, Volume 98, Issue 3-4, pp 419-428

Relative importance of photosynthetic traits and allocation patterns as correlates of seedling shade tolerance of 13 tropical trees

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Abstract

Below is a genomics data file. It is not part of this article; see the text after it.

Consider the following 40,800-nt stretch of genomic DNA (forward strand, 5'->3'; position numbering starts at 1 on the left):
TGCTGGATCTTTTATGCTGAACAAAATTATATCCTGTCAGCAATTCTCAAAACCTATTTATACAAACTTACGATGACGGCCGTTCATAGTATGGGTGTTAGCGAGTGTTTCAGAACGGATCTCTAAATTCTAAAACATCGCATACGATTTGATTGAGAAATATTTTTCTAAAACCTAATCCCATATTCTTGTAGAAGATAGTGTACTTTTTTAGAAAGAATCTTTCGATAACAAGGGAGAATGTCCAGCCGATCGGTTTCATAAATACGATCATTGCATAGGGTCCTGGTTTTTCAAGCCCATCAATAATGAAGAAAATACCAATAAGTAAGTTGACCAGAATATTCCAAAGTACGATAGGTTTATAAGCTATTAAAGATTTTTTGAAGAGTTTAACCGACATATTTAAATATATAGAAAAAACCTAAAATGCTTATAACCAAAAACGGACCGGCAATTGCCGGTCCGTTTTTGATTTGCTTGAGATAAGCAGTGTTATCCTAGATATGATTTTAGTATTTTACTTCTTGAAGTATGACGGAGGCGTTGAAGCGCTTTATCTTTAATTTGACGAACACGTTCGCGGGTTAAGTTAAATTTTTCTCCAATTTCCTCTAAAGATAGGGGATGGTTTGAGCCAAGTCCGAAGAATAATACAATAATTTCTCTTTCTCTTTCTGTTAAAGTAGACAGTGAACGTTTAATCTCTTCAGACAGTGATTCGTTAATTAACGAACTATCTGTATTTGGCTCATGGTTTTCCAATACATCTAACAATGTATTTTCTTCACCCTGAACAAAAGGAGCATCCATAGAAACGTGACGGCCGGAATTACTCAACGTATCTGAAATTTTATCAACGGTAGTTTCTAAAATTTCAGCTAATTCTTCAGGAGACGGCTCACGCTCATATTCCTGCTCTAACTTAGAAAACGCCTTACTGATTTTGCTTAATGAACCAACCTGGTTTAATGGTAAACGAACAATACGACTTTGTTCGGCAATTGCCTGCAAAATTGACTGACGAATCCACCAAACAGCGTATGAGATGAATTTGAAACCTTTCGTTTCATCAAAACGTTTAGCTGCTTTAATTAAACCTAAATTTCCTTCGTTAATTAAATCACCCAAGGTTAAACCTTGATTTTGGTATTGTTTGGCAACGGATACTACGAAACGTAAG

Among 13 tropical tree species on Barro Colorado Island, species with high seedling mortality rates during the first year in shade had higher reltive growth rates (RGR) from germination to 2 months in both sun (23% full sun) and shade [2%, with and without lowered red: far red (R:FR) ratio] than shade tolerant species. Species with higher RGR in sun also had higher RGR in shade. These interspecific trends could be explained by differences in morphological traits and allocation paterns among species. Within each light regime, seedlings of shade-intolerant species had lower root: shoot ratios, higher leaf mass per unit area, and higher leaf area ratios (LAR) than shade tolerant species. In contrast, leaf gas exchange characteristics, or acclimation potential in these traits, had no relationship with seedling mortality rates in shade. In both shade tolerant and intolerant species, light saturated photosynthesis rates, dark respiration, and light compensation points were higher for sungrown seedlings than for shade-grown seedlings. Differences in R:FR ratio in shade did not affect gas exchange, allocation patterns, or growth rates of any species. Survival of young tree seedlings in shade did not depend on higher net photosynthesis or biomass accumulation rates in shade. Rather, species with higher RGR died faster in shade than species with lower RGR. This trend could be explained if survival depends on morphological characteristics likely to enhance defense against herbivores and pathogens, such as dense and tough leaves, a well-established root system, and high wood density. High construction costs for these traits, and low LAR as a consequence of these traits, should result in lower rates of whole-plant carbon gain and RGR for shade tolerant species than shade-intolerant species in shade as well as in sun.